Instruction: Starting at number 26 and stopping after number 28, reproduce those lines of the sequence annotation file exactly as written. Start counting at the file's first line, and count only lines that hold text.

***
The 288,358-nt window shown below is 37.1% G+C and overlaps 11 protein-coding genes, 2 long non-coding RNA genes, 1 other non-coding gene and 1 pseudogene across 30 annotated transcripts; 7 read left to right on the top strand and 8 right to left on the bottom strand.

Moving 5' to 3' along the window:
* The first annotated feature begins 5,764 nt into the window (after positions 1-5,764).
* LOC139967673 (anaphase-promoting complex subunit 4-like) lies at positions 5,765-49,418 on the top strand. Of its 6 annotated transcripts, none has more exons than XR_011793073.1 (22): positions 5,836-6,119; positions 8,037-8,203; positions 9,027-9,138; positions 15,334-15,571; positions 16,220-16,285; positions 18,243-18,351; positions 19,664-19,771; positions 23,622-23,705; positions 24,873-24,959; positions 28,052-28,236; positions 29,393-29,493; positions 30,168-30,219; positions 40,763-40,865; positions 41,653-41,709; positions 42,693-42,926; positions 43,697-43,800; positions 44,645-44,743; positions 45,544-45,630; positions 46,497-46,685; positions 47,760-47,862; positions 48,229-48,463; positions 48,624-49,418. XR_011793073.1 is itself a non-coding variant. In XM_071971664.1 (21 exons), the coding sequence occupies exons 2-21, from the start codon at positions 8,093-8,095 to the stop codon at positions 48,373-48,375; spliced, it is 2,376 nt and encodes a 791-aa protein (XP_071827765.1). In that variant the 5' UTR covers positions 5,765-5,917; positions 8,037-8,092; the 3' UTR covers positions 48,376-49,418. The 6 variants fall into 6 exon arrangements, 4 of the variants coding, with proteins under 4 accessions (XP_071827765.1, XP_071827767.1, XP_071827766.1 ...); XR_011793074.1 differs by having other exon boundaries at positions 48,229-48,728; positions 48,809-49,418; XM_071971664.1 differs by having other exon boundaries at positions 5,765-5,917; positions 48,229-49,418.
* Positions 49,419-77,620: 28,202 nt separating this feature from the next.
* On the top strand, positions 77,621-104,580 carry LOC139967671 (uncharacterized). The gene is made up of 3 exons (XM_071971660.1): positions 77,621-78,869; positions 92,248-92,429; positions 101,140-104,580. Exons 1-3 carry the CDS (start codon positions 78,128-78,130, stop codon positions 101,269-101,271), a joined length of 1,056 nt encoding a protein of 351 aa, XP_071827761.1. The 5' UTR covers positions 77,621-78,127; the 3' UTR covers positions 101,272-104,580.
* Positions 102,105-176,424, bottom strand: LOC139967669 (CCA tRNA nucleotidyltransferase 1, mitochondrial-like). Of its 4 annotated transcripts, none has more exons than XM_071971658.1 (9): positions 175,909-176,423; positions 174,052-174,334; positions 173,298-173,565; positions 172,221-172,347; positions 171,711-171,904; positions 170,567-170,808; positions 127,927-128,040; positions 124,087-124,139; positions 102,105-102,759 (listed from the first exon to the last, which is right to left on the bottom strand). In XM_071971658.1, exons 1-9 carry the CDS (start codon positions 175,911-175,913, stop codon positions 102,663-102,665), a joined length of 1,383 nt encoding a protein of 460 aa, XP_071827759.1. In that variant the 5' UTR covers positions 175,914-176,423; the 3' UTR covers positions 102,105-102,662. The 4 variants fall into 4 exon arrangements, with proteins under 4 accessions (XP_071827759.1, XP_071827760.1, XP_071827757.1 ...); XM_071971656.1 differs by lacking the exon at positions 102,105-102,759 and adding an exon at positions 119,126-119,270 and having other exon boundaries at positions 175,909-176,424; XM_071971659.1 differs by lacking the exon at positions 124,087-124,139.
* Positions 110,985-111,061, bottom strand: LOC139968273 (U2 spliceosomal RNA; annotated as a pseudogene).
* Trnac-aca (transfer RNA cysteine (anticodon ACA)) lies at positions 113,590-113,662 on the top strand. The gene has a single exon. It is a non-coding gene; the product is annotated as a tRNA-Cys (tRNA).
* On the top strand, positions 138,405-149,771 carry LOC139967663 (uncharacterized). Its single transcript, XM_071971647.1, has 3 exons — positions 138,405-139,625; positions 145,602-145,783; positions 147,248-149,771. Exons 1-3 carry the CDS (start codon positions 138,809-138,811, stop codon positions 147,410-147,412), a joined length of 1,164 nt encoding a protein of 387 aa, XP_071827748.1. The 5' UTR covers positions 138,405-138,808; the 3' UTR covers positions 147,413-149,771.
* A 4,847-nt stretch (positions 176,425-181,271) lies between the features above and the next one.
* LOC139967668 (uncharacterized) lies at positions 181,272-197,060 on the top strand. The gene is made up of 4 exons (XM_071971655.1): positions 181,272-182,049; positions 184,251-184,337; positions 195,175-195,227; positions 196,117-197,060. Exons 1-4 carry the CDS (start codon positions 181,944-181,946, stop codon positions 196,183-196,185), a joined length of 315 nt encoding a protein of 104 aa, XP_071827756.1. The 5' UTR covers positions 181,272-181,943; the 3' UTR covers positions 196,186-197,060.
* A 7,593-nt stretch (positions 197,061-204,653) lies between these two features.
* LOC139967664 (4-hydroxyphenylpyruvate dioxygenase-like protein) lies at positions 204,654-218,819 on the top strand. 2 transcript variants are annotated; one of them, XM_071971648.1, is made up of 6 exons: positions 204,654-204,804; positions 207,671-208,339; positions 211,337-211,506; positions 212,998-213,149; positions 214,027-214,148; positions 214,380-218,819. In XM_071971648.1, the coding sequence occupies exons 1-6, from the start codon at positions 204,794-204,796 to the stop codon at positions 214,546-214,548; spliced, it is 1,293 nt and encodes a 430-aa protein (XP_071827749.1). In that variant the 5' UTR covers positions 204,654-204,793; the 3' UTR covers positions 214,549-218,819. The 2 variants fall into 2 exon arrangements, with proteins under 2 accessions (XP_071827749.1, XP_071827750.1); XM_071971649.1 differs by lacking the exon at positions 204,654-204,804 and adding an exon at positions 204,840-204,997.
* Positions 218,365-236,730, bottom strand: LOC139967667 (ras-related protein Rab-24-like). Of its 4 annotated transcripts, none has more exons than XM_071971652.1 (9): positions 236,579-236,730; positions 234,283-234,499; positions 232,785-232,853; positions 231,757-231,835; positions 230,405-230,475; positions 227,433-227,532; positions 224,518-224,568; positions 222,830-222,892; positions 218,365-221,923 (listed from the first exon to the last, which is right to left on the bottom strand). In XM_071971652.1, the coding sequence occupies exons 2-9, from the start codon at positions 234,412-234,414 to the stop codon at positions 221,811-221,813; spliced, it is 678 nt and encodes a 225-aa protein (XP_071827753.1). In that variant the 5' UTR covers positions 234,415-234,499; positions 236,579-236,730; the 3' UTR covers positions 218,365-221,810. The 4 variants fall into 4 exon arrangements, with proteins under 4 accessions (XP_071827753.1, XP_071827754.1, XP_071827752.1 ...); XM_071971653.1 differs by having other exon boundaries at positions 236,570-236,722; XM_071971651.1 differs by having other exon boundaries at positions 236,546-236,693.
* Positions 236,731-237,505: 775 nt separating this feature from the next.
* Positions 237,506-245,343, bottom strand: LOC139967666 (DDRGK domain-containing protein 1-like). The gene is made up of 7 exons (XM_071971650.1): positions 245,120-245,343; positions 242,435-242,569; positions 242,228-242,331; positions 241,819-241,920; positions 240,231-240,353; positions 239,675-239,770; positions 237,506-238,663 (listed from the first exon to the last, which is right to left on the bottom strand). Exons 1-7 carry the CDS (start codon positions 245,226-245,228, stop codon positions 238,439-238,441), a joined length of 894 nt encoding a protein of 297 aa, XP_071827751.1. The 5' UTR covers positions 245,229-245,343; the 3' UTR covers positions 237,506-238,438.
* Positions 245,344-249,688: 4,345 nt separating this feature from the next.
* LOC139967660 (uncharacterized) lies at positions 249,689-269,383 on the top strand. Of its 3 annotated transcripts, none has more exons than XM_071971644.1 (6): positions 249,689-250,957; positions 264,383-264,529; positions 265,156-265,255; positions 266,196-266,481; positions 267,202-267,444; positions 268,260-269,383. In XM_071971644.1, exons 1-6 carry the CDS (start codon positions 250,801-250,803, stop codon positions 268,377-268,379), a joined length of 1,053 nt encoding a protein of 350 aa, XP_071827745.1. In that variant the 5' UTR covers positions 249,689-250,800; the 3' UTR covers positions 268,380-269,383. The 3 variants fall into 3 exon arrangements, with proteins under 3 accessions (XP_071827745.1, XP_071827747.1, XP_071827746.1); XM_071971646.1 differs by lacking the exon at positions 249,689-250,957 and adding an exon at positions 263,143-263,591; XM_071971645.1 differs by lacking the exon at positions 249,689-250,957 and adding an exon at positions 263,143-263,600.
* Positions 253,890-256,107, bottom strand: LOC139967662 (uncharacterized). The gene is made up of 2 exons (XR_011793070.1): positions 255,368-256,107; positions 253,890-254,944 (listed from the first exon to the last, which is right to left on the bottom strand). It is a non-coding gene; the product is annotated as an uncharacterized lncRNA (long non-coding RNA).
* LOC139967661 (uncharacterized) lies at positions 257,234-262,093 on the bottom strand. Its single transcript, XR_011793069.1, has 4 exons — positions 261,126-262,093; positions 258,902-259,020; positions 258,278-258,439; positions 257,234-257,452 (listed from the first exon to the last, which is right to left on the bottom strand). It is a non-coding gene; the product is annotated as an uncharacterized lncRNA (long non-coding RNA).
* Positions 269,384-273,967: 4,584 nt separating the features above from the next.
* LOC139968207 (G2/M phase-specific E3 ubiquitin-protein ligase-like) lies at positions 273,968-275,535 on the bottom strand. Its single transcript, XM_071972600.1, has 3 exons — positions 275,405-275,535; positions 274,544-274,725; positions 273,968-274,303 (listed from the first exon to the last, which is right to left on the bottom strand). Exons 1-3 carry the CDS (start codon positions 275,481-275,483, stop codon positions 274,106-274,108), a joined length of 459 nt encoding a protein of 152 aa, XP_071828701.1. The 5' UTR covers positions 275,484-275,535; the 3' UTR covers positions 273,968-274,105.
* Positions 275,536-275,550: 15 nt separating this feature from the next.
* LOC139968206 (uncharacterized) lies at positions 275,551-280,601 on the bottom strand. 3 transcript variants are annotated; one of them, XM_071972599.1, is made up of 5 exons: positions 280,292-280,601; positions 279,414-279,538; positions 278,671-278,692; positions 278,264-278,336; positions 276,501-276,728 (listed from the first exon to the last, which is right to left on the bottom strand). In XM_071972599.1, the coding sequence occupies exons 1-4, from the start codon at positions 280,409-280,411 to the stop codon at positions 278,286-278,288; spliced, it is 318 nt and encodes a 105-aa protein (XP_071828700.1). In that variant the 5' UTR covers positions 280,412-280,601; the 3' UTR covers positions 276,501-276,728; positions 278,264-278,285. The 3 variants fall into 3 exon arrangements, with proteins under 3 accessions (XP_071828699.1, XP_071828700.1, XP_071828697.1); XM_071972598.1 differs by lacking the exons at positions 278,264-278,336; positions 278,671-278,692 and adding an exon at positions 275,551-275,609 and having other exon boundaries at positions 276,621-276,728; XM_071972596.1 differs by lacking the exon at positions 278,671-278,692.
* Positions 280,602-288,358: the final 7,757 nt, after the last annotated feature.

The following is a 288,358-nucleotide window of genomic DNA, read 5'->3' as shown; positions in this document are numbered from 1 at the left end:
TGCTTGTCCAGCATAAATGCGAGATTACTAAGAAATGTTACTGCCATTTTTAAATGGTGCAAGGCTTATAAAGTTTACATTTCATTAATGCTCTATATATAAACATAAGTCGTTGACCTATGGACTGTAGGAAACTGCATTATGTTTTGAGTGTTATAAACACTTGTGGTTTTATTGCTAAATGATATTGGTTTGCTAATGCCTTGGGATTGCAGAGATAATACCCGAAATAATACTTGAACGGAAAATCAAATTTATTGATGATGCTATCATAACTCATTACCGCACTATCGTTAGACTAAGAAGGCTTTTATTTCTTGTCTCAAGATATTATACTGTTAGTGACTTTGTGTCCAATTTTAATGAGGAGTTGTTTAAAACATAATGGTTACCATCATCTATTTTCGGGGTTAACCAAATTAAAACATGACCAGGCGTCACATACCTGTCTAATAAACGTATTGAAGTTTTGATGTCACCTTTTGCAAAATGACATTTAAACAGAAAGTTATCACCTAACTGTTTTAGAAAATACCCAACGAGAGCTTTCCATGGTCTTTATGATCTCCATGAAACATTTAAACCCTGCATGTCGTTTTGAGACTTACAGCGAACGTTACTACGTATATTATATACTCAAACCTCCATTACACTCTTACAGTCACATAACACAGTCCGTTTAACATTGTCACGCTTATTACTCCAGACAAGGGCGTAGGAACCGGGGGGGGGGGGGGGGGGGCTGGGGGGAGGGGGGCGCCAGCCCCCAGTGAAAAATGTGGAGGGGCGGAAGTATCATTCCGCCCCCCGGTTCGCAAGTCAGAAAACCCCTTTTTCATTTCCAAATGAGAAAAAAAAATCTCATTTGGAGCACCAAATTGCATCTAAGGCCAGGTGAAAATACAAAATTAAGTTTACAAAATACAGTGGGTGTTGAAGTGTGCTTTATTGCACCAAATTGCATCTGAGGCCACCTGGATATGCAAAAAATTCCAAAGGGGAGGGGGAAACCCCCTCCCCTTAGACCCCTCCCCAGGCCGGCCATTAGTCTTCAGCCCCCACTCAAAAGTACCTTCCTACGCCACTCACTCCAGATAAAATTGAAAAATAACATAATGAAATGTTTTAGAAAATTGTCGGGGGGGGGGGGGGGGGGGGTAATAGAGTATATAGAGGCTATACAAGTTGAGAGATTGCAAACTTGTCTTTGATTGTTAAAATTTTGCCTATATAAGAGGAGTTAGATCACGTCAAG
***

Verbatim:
* Positions 280,602-288,358: the final 7,757 nt, after the last annotated feature.

The following is a 288,358-nucleotide window of genomic DNA, read 5'->3' as shown; positions in this document are numbered from 1 at the left end:
TGCTTGTCCAGCATAAATGCGAGATTACTAAGAAATGTTACTGCCATTTTTAAATGGTGCAAGGCTTATAAAGTTTACATTTCATTAATGCTCTATATATAAACATAAGTCGTTGACCTATGGACTGTAGGAAACTGCATTATGTTTTGAGTGTTATAAACACTTGTGGTTTTATTGCTAAATGATATTGGTTTGCTAATGCCTTGGGATTGCAGAGATAATACCCGAAATAATACTTGAACGGAAAATCAAATTTATTGATGATGCTATCATAACTCATTACCGCACTATCGTTAGACTAAGAAGGCTTTTATTTCTTGTCTCAAGATATTATACTGTTAGTGACTTTGTGTCCAATTTTAATGAGGAGTTGTTTAAAACATAATGGTTACCATCATCTATTTTCGGGGTTAACCAAATTAAAACATGACCAGGCGTCACATACCTGTCTAATAAACGTATTGAAGTTTTGATGTCACCTTTTGCAAAATGACATTTAAACAGAAAGTTATCACCTAACTGTTTTAGAAAATACCCAACGAGAGCTTTCCATGGTCTTTATGATCTCCATGAAACATTTAAACCCTGCATGTCGTTTTGAGACTTACAGCGAACGTTACTACGTATATTATATACTCAAACCTCCATTACACTCTTACAGTCACATAACACAGTCCGTTTAACATTGTCACGCTTATTACTCCAGACAAGGGCGTAGGAACCGGGGGGGGGGGGGGGGGGGCTGGGGGGAGGGGGGCGCCAGCCCCCAGTGAAAAATGTGGAGGGGCGGAAGTATCATTCCGCCCCCCGGTTCGCAAGTCAGAAAACCCCTTTTTCATTTCCAAATGAGAAAAAAAAATCTCATTTGGAGCACCAAATTGCATCTAAGGCCAGGTGAAAATACAAAATTAAGTTTACAAAATACAGTGGGTGTTGAAGTGTGCTTTATTGCACCAAATTGCATCTGAGGCCACCTGGATATGCAAAAAATTCCAAAGGGGAGGGGGAAACCCCCTCCCCTTAGACCCCTCCCCAGGCCGGCCATTAGTCTTCAGCCCCCACTCAAAAGTACCTTCCTACGCCACTCACTCCAGATAAAATTGAAAAATAACATAATGAAATGTTTTAGAAAATTGTCGGGGGGGGGGGGGGGGGGGGTAATAGAGTATATAGAGGCTATACAAGTTGAGAGATTGCAAACTTGTCTTTGATTGTTAAAATTTTGCCTATATAAGAGGAGTTAGATCACGTCAAG